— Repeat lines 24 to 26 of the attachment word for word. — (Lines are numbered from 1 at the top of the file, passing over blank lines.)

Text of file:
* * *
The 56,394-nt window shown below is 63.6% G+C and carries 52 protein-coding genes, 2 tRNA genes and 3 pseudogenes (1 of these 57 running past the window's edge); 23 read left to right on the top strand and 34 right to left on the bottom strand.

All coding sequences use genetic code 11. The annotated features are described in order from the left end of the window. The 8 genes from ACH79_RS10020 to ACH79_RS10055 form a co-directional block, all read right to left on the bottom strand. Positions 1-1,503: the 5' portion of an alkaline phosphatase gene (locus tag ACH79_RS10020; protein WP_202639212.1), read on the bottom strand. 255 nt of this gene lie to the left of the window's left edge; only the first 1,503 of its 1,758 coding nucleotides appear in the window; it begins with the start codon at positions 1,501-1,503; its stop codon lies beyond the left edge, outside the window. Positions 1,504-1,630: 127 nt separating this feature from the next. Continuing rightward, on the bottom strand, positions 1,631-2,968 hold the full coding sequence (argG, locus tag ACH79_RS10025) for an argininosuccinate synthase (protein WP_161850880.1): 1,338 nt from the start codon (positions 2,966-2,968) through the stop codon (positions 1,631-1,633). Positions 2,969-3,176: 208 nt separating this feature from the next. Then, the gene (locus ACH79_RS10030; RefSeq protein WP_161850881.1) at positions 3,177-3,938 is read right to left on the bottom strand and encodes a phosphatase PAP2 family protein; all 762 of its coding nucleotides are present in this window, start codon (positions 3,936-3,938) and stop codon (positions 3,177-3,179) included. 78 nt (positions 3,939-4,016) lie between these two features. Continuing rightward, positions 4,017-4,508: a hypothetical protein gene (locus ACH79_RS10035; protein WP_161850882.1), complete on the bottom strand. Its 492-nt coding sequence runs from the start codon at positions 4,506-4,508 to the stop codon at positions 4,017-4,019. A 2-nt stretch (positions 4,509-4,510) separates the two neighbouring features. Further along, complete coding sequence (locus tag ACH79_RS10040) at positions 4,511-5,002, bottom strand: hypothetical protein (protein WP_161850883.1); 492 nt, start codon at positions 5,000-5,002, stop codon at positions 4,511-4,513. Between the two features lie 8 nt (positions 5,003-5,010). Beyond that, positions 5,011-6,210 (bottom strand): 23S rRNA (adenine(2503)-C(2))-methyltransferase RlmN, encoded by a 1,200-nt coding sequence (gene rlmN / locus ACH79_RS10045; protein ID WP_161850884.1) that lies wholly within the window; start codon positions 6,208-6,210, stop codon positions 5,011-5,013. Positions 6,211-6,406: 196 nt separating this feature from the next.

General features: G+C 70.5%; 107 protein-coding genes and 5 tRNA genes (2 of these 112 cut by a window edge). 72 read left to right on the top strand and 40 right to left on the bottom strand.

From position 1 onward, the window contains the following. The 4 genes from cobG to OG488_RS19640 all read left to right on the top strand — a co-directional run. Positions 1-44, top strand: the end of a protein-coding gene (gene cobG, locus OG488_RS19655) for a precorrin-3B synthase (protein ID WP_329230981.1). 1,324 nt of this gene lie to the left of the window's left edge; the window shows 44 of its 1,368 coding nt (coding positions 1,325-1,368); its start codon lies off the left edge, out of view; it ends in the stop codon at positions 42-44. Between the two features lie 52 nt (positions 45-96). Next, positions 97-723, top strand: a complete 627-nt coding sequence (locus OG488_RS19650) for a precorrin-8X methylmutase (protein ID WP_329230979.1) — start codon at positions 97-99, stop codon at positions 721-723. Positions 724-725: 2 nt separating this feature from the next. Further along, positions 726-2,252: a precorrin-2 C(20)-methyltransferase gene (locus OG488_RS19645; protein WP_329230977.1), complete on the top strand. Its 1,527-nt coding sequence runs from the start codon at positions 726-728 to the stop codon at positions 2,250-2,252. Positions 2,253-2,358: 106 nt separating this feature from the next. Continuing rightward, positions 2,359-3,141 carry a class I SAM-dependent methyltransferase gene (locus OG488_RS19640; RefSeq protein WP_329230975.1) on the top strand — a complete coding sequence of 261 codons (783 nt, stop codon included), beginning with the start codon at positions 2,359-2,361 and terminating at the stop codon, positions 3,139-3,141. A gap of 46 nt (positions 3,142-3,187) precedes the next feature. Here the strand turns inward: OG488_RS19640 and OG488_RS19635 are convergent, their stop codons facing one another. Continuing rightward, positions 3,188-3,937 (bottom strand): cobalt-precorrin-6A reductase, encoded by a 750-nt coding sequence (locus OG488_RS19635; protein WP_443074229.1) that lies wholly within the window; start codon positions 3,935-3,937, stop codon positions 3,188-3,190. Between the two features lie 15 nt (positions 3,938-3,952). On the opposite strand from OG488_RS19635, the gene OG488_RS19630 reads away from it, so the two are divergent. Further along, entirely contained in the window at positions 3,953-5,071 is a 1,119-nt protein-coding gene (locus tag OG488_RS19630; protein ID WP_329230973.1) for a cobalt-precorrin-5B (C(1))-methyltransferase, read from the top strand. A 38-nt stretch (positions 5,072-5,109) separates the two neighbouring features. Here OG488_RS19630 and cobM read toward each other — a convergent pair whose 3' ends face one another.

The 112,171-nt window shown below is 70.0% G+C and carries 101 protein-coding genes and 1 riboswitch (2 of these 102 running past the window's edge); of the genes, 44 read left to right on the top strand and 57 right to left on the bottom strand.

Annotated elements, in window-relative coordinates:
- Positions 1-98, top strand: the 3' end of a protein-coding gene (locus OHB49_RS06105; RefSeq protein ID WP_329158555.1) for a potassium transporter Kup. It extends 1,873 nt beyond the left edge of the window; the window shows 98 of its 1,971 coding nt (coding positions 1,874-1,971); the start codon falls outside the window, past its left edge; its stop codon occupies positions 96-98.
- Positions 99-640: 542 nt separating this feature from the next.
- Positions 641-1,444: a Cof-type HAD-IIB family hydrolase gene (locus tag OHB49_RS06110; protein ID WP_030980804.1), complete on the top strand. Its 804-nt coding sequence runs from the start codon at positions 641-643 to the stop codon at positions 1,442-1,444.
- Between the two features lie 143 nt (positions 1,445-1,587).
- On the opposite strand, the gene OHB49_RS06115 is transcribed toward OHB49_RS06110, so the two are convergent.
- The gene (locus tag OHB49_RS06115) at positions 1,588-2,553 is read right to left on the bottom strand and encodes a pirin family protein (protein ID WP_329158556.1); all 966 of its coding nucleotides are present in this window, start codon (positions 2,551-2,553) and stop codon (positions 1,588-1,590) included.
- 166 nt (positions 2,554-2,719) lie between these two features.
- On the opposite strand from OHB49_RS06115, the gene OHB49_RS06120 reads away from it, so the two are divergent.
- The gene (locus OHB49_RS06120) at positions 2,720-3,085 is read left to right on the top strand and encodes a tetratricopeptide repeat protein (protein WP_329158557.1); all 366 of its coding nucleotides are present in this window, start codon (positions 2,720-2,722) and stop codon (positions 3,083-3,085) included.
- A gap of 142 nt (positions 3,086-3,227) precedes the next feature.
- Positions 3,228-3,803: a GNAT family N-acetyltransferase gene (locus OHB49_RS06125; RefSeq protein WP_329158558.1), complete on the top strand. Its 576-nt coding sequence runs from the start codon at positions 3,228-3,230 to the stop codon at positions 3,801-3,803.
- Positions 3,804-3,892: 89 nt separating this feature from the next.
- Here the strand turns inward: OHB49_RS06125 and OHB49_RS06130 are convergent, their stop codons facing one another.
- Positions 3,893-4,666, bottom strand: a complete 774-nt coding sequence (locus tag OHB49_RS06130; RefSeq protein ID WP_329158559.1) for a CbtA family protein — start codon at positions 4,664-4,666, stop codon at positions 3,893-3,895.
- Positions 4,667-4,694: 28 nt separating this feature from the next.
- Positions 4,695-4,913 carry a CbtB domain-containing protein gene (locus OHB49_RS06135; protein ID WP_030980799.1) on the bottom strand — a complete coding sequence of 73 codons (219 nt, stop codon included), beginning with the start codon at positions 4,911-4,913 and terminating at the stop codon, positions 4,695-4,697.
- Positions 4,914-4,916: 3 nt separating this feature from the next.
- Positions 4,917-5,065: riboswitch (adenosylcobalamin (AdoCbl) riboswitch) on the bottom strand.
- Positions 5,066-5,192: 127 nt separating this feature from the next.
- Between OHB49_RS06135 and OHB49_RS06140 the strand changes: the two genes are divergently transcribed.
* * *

- Positions 4,917-5,065: riboswitch (adenosylcobalamin (AdoCbl) riboswitch) on the bottom strand.
- Positions 5,066-5,192: 127 nt separating this feature from the next.
- Between OHB49_RS06135 and OHB49_RS06140 the strand changes: the two genes are divergently transcribed.